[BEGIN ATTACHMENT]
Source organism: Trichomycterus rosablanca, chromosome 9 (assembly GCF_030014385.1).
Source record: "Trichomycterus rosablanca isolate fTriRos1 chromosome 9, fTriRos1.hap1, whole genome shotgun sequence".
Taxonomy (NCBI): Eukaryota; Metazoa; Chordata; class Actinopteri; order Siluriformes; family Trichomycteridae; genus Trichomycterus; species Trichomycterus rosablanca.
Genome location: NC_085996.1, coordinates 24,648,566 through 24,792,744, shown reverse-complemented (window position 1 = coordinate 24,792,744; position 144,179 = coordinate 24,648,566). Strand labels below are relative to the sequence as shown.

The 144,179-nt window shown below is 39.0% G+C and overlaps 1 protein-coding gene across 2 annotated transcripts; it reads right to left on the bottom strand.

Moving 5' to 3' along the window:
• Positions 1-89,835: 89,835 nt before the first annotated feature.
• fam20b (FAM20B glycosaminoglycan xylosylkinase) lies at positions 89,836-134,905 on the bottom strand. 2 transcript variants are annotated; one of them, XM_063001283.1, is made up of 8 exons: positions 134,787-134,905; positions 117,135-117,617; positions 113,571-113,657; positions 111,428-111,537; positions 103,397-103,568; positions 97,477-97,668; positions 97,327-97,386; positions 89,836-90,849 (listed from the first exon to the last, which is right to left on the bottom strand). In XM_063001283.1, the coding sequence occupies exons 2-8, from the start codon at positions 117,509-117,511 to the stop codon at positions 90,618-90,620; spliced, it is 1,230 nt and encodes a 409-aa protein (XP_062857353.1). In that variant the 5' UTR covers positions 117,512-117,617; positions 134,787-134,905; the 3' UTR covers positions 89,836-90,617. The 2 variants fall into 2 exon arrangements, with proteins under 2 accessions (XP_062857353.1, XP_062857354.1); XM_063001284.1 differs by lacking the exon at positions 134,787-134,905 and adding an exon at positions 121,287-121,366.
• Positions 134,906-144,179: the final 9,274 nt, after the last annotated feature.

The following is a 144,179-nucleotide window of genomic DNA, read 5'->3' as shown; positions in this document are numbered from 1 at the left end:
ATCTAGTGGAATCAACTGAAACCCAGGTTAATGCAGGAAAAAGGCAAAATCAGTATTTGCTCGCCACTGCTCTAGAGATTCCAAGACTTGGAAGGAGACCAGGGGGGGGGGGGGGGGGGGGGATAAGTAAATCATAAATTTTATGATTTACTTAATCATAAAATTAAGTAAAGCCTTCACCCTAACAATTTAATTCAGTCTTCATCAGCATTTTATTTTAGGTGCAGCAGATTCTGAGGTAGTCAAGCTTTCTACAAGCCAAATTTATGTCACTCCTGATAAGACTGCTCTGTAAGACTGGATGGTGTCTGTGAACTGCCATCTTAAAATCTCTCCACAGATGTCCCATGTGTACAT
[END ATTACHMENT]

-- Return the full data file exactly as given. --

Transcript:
Source organism: Trichomycterus rosablanca, chromosome 9 (assembly GCF_030014385.1).
Source record: "Trichomycterus rosablanca isolate fTriRos1 chromosome 9, fTriRos1.hap1, whole genome shotgun sequence".
Taxonomy (NCBI): Eukaryota; Metazoa; Chordata; class Actinopteri; order Siluriformes; family Trichomycteridae; genus Trichomycterus; species Trichomycterus rosablanca.
Genome location: NC_085996.1, coordinates 24,648,566 through 24,792,744, shown reverse-complemented (window position 1 = coordinate 24,792,744; position 144,179 = coordinate 24,648,566). Strand labels below are relative to the sequence as shown.

The 144,179-nt window shown below is 39.0% G+C and overlaps 1 protein-coding gene across 2 annotated transcripts; it reads right to left on the bottom strand.

Moving 5' to 3' along the window:
• Positions 1-89,835: 89,835 nt before the first annotated feature.
• fam20b (FAM20B glycosaminoglycan xylosylkinase) lies at positions 89,836-134,905 on the bottom strand. 2 transcript variants are annotated; one of them, XM_063001283.1, is made up of 8 exons: positions 134,787-134,905; positions 117,135-117,617; positions 113,571-113,657; positions 111,428-111,537; positions 103,397-103,568; positions 97,477-97,668; positions 97,327-97,386; positions 89,836-90,849 (listed from the first exon to the last, which is right to left on the bottom strand). In XM_063001283.1, the coding sequence occupies exons 2-8, from the start codon at positions 117,509-117,511 to the stop codon at positions 90,618-90,620; spliced, it is 1,230 nt and encodes a 409-aa protein (XP_062857353.1). In that variant the 5' UTR covers positions 117,512-117,617; positions 134,787-134,905; the 3' UTR covers positions 89,836-90,617. The 2 variants fall into 2 exon arrangements, with proteins under 2 accessions (XP_062857353.1, XP_062857354.1); XM_063001284.1 differs by lacking the exon at positions 134,787-134,905 and adding an exon at positions 121,287-121,366.
• Positions 134,906-144,179: the final 9,274 nt, after the last annotated feature.

The following is a 144,179-nucleotide window of genomic DNA, read 5'->3' as shown; positions in this document are numbered from 1 at the left end:
ATCTAGTGGAATCAACTGAAACCCAGGTTAATGCAGGAAAAAGGCAAAATCAGTATTTGCTCGCCACTGCTCTAGAGATTCCAAGACTTGGAAGGAGACCAGGGGGGGGGGGGGGGGGGGGGATAAGTAAATCATAAATTTTATGATTTACTTAATCATAAAATTAAGTAAAGCCTTCACCCTAACAATTTAATTCAGTCTTCATCAGCATTTTATTTTAGGTGCAGCAGATTCTGAGGTAGTCAAGCTTTCTACAAGCCAAATTTATGTCACTCCTGATAAGACTGCTCTGTAAGACTGGATGGTGTCTGTGAACTGCCATCTTAAAATCTCTCCACAGATGTCCCATGTGTACAT